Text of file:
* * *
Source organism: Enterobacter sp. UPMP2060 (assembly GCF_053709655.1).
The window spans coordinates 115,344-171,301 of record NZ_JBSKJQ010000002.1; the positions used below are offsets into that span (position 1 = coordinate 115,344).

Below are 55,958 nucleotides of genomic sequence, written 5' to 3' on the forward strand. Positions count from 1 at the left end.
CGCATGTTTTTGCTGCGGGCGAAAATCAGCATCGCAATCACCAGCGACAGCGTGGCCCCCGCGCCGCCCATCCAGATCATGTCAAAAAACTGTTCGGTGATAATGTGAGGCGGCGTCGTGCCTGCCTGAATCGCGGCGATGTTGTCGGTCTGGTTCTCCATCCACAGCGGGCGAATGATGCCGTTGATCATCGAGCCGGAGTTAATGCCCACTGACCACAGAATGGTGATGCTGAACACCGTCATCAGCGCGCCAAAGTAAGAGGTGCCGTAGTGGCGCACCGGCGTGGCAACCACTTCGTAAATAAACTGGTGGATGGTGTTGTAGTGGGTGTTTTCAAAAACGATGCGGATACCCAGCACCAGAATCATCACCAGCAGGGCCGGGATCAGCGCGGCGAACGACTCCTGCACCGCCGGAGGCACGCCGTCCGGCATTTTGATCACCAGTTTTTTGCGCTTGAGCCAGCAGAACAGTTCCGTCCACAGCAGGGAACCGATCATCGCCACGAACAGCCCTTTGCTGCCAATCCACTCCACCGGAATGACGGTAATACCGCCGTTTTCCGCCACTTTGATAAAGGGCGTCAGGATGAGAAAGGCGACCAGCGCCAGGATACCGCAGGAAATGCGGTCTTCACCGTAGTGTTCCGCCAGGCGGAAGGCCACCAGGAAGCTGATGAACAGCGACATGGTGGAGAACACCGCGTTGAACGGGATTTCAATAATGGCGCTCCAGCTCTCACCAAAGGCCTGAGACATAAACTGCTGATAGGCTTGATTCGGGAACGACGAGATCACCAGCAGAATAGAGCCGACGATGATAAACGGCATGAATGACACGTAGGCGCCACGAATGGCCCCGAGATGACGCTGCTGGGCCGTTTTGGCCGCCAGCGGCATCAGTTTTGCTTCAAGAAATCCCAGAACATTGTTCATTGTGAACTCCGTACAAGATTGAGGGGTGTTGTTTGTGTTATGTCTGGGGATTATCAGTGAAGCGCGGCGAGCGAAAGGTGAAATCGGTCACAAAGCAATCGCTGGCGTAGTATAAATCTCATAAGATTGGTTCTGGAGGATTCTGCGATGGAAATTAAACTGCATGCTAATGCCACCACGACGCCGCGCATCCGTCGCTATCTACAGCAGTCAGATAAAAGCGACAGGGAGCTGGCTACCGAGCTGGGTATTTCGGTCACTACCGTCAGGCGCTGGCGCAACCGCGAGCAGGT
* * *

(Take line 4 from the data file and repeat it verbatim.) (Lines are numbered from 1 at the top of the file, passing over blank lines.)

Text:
CGCATGTTTTTGCTGCGGGCGAAAATCAGCATCGCAATCACCAGCGACAGCGTGGCCCCCGCGCCGCCCATCCAGATCATGTCAAAAAACTGTTCGGTGATAATGTGAGGCGGCGTCGTGCCTGCCTGAATCGCGGCGATGTTGTCGGTCTGGTTCTCCATCCACAGCGGGCGAATGATGCCGTTGATCATCGAGCCGGAGTTAATGCCCACTGACCACAGAATGGTGATGCTGAACACCGTCATCAGCGCGCCAAAGTAAGAGGTGCCGTAGTGGCGCACCGGCGTGGCAACCACTTCGTAAATAAACTGGTGGATGGTGTTGTAGTGGGTGTTTTCAAAAACGATGCGGATACCCAGCACCAGAATCATCACCAGCAGGGCCGGGATCAGCGCGGCGAACGACTCCTGCACCGCCGGAGGCACGCCGTCCGGCATTTTGATCACCAGTTTTTTGCGCTTGAGCCAGCAGAACAGTTCCGTCCACAGCAGGGAACCGATCATCGCCACGAACAGCCCTTTGCTGCCAATCCACTCCACCGGAATGACGGTAATACCGCCGTTTTCCGCCACTTTGATAAAGGGCGTCAGGATGAGAAAGGCGACCAGCGCCAGGATACCGCAGGAAATGCGGTCTTCACCGTAGTGTTCCGCCAGGCGGAAGGCCACCAGGAAGCTGATGAACAGCGACATGGTGGAGAACACCGCGTTGAACGGGATTTCAATAATGGCGCTCCAGCTCTCACCAAAGGCCTGAGACATAAACTGCTGATAGGCTTGATTCGGGAACGACGAGATCACCAGCAGAATAGAGCCGACGATGATAAACGGCATGAATGACACGTAGGCGCCACGAATGGCCCCGAGATGACGCTGCTGGGCCGTTTTGGCCGCCAGCGGCATCAGTTTTGCTTCAAGAAATCCCAGAACATTGTTCATTGTGAACTCCGTACAAGATTGAGGGGTGTTGTTTGTGTTATGTCTGGGGATTATCAGTGAAGCGCGGCGAGCGAAAGGTGAAATCGGTCACAAAGCAATCGCTGGCGTAGTATAAATCTCATAAGATTGGTTCTGGAGGATTCTGCGATGGAAATTAAACTGCATGCTAATGCCACCACGACGCCGCGCATCCGTCGCTATCTACAGCAGTCAGATAAAAGCGACAGGGAGCTGGCTACCGAGCTGGGTATTTCGGTCACTACCGTCAGGCGCTGGCGCAACCGCGAGCAGGT